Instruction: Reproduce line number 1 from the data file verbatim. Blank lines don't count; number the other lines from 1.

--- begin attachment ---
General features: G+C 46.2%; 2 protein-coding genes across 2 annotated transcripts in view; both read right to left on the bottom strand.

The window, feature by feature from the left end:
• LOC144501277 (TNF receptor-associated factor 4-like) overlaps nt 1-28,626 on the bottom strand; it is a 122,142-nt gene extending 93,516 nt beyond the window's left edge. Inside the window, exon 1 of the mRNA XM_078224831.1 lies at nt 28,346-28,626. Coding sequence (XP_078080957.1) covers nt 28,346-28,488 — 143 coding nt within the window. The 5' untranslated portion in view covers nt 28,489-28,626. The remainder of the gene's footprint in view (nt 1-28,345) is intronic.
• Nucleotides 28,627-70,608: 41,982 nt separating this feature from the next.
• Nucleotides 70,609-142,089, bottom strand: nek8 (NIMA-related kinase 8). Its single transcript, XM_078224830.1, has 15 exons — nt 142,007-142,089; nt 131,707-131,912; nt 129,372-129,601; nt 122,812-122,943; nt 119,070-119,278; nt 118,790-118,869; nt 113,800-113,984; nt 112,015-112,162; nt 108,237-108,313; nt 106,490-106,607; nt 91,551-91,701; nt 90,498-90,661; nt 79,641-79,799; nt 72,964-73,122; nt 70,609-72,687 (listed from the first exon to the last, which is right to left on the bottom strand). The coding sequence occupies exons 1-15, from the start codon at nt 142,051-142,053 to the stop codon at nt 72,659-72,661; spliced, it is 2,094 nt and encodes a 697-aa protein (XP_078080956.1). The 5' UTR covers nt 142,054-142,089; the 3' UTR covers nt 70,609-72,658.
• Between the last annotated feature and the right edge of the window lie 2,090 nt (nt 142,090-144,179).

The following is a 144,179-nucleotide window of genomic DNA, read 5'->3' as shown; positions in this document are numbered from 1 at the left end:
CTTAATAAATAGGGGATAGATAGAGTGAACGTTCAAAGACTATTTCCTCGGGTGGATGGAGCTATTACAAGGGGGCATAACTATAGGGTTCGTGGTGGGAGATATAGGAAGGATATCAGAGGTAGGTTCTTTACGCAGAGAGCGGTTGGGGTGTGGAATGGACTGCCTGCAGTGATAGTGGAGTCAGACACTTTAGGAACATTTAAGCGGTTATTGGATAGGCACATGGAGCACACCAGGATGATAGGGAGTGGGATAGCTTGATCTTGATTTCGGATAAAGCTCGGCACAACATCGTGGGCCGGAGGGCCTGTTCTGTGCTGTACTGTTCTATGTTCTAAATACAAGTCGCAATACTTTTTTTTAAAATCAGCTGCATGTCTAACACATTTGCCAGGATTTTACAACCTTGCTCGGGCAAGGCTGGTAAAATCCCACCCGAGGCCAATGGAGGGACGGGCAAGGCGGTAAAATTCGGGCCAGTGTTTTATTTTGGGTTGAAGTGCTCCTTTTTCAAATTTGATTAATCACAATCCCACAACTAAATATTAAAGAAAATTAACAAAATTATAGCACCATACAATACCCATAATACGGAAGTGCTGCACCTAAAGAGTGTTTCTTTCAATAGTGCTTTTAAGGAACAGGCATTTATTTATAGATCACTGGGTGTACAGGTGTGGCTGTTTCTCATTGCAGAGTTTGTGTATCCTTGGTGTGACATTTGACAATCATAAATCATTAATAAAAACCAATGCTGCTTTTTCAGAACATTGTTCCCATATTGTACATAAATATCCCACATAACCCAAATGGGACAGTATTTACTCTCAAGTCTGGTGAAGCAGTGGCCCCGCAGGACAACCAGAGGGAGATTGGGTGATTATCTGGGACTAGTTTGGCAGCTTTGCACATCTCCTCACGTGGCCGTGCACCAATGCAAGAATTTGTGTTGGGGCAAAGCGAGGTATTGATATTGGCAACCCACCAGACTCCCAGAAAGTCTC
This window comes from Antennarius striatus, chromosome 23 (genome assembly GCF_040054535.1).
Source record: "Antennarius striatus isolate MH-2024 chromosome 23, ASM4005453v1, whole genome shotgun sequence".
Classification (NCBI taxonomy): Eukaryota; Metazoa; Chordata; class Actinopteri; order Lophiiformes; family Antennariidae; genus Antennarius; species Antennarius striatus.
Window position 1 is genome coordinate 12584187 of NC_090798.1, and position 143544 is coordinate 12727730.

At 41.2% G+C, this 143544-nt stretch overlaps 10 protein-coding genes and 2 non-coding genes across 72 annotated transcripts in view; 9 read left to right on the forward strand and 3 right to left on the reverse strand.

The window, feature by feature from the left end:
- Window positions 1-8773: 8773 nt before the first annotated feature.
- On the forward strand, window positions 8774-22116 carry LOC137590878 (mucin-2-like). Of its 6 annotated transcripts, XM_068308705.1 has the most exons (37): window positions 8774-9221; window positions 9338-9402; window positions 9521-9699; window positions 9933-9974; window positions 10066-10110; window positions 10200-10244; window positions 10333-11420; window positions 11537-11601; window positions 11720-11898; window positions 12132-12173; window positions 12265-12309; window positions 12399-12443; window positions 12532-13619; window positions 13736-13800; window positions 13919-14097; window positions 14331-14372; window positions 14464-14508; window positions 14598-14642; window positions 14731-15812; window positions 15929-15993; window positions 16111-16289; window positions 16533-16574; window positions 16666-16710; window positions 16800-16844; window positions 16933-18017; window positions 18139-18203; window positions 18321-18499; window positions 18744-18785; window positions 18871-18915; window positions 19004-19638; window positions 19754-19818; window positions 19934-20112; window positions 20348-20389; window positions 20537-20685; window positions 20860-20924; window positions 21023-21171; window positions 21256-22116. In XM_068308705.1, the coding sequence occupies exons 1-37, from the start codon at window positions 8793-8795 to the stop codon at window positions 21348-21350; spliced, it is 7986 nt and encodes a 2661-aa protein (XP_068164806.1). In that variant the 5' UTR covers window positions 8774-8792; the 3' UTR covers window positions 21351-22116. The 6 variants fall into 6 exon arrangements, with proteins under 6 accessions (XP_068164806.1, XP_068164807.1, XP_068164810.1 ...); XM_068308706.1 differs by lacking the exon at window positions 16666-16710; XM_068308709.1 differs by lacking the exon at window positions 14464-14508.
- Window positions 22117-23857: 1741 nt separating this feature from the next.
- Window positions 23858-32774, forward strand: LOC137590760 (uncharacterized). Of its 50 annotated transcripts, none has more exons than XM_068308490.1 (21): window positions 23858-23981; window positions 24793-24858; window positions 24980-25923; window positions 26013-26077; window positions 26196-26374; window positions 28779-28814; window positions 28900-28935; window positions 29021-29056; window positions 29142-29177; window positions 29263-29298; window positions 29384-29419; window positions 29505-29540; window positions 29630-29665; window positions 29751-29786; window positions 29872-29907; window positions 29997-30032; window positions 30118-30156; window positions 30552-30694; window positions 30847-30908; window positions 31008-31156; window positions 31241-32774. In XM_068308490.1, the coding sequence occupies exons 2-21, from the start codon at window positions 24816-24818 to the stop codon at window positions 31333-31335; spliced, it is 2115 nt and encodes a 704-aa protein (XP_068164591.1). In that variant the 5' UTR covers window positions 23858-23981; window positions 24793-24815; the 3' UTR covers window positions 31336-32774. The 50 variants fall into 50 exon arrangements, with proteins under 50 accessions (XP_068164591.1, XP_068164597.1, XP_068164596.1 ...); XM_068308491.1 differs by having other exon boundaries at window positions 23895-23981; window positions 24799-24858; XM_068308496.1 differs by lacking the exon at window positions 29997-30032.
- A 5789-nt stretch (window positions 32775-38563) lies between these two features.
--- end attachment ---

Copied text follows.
General features: G+C 46.2%; 2 protein-coding genes across 2 annotated transcripts in view; both read right to left on the bottom strand.